Minister for Education, Science and Technology Prof Joyce Ndalichako made the statement in Dar es Salaam on Sunday during a farewell ceremony to fifty Tanzanian recipients of China’s medical scholarships.
Ndalichako challenged the scholarship recipients to utilise the opportunity effectively so as to improve the country’s medical services.
The trainees will be trained to be specialists in the areas where the nation faces critical shortage of staff such as bone marrow transplant, liver transplant, transfusion medicine and biomedical engineering.
Prof Ndalichako said the scholarships are a result of good relationship between the two countries. She noted that last year when the Chinese navy hospital ship ‘Peace Ark’ visited Tanzania President Magufuli visited it and asked his counterpart President XI Jinping of China to support the country’s health sector by providing scholarships to Tanzanian medical experts.
A total of 6,441 Tanzanians were provided with free medical treatment at the Chinese navy hospital ship ‘Peace Ark’.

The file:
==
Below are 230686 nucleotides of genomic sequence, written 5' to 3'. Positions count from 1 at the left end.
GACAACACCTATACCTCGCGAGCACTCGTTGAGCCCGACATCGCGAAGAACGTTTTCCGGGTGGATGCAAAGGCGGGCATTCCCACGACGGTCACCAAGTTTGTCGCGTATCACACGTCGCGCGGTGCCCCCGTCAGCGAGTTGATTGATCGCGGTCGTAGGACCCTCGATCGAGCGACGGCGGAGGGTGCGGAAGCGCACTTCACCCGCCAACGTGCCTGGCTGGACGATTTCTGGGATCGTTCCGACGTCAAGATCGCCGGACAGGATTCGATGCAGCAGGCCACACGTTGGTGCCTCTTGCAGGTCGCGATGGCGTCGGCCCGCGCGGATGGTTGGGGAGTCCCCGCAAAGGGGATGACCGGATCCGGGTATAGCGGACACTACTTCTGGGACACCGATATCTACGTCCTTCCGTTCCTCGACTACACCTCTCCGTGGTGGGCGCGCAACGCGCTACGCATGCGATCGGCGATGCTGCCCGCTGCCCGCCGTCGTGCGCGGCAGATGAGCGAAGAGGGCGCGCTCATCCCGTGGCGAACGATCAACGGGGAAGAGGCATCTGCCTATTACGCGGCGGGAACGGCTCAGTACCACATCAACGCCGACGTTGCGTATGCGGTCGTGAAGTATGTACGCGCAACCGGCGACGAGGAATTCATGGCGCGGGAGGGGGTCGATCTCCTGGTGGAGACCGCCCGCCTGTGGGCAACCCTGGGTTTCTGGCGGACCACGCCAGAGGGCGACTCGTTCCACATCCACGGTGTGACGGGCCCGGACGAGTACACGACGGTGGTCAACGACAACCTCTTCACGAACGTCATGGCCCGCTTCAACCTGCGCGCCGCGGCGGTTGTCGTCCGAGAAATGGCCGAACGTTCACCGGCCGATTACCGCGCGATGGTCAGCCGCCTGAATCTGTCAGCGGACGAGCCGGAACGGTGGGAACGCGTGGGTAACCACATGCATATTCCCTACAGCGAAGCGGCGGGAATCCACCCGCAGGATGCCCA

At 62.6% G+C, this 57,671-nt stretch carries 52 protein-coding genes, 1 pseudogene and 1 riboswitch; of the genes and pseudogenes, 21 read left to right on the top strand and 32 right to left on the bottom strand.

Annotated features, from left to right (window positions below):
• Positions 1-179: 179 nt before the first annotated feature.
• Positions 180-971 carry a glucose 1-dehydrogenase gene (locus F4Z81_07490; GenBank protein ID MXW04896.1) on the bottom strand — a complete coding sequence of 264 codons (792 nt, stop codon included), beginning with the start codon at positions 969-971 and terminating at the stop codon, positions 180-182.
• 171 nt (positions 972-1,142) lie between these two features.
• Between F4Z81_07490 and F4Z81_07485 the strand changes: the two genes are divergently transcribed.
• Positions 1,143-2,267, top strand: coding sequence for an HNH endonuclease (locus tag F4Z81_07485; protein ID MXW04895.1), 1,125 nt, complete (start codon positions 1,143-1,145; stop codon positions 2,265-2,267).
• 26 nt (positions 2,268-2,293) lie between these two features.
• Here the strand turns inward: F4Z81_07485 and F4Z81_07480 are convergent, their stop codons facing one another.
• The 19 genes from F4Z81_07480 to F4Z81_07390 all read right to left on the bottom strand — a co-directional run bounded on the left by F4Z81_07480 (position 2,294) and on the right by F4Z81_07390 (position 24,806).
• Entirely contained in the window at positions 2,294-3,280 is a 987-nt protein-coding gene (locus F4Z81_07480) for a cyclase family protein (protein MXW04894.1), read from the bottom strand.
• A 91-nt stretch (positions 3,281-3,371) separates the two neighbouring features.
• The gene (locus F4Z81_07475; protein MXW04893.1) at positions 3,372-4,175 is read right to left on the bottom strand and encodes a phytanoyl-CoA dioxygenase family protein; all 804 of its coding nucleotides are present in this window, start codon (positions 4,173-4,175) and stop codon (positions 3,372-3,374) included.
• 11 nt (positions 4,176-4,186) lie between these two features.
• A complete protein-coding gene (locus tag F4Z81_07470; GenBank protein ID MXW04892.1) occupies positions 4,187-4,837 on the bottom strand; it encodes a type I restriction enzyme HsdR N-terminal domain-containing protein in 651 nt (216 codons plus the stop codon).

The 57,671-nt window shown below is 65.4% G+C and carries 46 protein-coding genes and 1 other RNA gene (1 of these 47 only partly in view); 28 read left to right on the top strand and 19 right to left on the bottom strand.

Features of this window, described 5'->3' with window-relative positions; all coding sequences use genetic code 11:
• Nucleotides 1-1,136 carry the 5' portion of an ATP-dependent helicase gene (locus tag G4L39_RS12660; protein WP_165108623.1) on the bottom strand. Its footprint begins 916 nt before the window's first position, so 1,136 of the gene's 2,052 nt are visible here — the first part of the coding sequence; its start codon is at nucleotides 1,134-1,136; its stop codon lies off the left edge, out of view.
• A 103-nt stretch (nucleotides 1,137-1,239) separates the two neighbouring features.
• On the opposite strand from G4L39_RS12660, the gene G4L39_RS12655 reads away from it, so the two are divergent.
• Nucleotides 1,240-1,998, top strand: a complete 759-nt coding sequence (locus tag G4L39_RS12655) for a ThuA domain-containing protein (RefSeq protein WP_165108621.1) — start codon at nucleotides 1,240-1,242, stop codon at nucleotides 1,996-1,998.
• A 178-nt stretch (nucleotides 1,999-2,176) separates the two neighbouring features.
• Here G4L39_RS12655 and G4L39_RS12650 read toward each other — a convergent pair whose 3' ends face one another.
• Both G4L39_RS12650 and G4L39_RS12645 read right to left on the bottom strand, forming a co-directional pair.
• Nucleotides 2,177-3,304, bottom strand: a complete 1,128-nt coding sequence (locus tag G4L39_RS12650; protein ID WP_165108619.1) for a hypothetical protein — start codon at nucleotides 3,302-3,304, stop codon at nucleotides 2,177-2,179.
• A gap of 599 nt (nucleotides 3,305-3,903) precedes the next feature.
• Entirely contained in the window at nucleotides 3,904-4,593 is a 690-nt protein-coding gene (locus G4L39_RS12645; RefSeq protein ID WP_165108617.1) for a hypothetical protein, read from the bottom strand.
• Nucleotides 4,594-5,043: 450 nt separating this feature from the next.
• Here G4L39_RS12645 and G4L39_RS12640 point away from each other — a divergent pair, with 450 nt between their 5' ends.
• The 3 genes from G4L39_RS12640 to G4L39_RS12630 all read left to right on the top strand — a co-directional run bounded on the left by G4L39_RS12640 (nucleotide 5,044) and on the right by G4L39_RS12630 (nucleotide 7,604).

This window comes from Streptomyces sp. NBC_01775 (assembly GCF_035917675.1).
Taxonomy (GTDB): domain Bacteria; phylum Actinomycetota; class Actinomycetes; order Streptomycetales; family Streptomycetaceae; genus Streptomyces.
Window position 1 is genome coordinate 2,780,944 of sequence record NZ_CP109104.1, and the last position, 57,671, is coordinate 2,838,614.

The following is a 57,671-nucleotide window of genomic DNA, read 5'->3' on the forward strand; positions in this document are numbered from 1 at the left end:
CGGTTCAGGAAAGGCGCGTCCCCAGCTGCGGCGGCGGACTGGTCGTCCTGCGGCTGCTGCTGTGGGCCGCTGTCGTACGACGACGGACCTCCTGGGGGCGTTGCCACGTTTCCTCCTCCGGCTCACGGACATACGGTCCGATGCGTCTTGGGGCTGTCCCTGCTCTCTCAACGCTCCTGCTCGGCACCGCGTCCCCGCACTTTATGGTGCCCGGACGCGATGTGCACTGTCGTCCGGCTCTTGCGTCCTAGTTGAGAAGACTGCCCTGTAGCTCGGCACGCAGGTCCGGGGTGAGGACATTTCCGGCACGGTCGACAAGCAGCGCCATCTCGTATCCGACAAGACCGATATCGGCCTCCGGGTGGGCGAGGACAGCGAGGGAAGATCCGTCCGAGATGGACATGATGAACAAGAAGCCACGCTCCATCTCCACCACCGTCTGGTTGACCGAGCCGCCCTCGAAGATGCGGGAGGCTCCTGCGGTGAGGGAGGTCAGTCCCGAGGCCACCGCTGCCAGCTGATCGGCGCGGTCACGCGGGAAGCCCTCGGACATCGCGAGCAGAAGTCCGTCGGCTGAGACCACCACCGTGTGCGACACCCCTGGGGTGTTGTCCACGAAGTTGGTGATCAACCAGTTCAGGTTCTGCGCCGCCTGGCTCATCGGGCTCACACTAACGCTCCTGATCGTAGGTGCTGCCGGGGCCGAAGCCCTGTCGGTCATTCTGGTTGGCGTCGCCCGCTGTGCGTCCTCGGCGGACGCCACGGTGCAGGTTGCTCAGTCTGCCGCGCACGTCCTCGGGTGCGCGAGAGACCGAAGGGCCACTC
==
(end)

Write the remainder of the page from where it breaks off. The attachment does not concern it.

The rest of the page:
“We recommend the Chinese government for immediate response to President Magufuli’s quest,” said the education minister.
Chinese ambassador to Tanzania Wang Ke said medical and health cooperation between China and Tanzania began in 1964 and 1968 when the Chinese government started to send medical teams to Zanzibar and Tanzania mainland.
"So far, 22 million people have received treatment from the Chinese medical teams," said Wang, adding that a total of 32 Chinese medical team members are currently working at Muhimbili National Hospital, Jakaya Kikwete Cardiac Institute, Muhimbili Orthopaedic Institute and in hospitals in Zanzibar and Pemba.
Wang said that improvement of medical services in Tanzania will serve monies that were spent to treat patients abroad.